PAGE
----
Well, first of all, they were fraternal twins, not clones or even identical twins. The scientific theory offered even stated that the genetic traits went in two different directions, strengths to one and flaws to the other (speaking of hokey science). Besides which, the whole joke behind the movie is that these two unlikely actors are playing twins.

But that really has nothing to do with anything. I was talking about The Island specifically, not stating a general principle. For this particular story, it works better to have the same actor in both parts. In fact, The Island probably wouldn't work without that arrangement. Different stories have different requirements. A more comparable Arnie film would be The Sixth Day -- a story that would not have worked if Arnie's clone were not an exact copy. Sure, it wasn't one of his better films, but there are plenty of reasons for that without suggesting that it was because they had one actor play identical people.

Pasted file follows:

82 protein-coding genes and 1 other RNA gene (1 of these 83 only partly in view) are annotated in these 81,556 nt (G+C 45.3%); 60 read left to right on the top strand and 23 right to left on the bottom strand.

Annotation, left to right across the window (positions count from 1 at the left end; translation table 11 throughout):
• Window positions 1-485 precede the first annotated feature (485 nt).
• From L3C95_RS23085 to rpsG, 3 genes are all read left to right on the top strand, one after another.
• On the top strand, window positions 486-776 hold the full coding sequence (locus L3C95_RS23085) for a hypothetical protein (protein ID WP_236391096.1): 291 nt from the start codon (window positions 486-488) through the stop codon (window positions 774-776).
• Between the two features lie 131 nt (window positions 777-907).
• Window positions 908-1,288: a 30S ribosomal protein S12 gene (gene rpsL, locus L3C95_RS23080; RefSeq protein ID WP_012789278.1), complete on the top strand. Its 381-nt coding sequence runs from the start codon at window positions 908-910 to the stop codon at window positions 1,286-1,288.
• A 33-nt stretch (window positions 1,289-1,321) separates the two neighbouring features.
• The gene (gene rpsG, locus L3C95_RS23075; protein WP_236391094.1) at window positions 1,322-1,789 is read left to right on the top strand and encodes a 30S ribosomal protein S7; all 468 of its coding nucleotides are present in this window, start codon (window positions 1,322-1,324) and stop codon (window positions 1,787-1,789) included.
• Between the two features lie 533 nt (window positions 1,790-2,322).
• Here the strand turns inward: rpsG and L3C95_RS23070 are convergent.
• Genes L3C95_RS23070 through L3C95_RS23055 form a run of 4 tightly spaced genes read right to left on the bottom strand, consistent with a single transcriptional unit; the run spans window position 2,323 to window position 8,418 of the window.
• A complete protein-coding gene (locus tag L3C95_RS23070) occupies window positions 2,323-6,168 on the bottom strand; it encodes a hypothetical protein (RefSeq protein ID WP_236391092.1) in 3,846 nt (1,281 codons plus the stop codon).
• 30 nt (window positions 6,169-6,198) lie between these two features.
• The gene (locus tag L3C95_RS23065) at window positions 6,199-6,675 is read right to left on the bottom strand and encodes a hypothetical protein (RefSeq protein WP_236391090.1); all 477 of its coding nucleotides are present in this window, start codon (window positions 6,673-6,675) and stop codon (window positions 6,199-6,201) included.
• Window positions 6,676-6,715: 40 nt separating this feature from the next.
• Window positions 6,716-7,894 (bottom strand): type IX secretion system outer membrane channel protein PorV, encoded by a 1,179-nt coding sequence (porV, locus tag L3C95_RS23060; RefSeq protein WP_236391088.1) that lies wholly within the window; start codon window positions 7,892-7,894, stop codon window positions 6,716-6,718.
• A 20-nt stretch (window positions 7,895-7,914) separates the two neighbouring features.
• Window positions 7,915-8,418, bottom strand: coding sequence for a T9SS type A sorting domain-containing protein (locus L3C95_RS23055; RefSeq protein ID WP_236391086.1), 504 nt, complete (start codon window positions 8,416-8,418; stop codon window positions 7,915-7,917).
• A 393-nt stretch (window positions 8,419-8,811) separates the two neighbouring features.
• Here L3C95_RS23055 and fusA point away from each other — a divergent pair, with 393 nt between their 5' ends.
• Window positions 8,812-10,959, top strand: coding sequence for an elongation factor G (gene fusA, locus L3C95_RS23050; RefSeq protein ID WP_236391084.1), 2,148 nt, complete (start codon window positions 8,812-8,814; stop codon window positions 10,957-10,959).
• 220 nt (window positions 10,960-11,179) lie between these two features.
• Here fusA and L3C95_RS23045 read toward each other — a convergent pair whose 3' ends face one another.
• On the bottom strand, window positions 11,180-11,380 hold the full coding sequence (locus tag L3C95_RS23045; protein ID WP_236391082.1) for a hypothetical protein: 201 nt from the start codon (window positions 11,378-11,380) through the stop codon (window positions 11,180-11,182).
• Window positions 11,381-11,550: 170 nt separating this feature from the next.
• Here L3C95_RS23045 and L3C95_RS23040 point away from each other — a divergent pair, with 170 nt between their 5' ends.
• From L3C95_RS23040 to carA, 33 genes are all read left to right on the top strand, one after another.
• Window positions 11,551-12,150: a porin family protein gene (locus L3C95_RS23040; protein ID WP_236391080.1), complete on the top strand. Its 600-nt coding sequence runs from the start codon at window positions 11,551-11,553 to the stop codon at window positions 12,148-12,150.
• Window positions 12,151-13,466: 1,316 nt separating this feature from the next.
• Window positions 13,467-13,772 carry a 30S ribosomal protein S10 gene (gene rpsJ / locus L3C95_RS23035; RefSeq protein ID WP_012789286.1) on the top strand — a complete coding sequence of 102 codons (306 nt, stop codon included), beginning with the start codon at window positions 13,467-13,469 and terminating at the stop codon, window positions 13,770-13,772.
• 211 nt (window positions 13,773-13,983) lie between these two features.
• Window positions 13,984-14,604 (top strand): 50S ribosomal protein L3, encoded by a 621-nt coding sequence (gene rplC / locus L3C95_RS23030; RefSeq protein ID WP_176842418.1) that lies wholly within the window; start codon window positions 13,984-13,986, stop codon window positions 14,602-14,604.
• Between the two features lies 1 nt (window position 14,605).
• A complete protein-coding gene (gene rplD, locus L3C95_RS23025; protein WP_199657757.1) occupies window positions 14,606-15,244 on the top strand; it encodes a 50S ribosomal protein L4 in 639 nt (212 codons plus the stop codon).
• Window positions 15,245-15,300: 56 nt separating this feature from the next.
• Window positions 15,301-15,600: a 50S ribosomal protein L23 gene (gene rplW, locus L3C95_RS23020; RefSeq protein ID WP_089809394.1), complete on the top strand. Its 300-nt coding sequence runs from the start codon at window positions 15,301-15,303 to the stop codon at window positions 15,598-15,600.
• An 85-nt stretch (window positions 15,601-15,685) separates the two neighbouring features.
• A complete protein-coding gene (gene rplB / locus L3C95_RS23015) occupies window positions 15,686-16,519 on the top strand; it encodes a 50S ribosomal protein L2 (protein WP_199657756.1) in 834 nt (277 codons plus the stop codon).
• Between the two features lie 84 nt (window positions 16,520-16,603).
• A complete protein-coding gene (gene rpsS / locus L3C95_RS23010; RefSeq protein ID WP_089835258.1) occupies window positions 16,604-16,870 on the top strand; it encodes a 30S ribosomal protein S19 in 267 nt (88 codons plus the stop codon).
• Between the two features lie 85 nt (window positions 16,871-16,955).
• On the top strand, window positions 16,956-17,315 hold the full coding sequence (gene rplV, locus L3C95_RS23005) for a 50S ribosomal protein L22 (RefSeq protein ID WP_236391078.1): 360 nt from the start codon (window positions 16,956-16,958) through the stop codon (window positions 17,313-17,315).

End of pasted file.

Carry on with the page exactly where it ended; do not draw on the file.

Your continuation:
And I did not mean to imply that anything goes in the name of storytelling. However, there's nothing wrong with bending the laws of nature to enhance a good story. A good storyteller knows just how far he can go.
Logged

---------------------
"Join me in the abyss of savings."
Mofo Rising
Global Moderator
Frightening Fanatic of Horrible Cinema
****

Karma: 438
Posts: 3151


My cat can eat a whole watermelon!


WWW
« Reply #27 on: July 08, 2006, 09:02:27 PM »

AndyC Wrote:
-------------------------------------------------------
> But that really has nothing to do with anything. I
> was talking about The Island specifically, not
> stating a general principle.
>
> And I did not mean to imply that anything goes in
> the name of storytelling. However, there's nothing
> wrong with bending the laws of nature to enhance a
> good story. A good storyteller knows just how far
> he can go.

Don't worry, I understood the intent of your post.  I was trying to make a joke with that TWINS remark.  It's really difficult to pull off deadpan sarcasm in text, and I reject the use of emoticons out of hand.

One thing to look for in movies, which I always enjoy, is when the filmmaker embraces the ridiculousness of trying to explain the impossible.  Take SHAUN OF THE DEAD.  There's really no need to explain why the dead are coming back to life, they just are.  So the movie provides quite a few possible reasons in the background.

Lost track of my point here.  Oh well.
Logged

Every dead body that is not exterminated becomes one of them. It gets up and kills. The people it kills, get up and kill.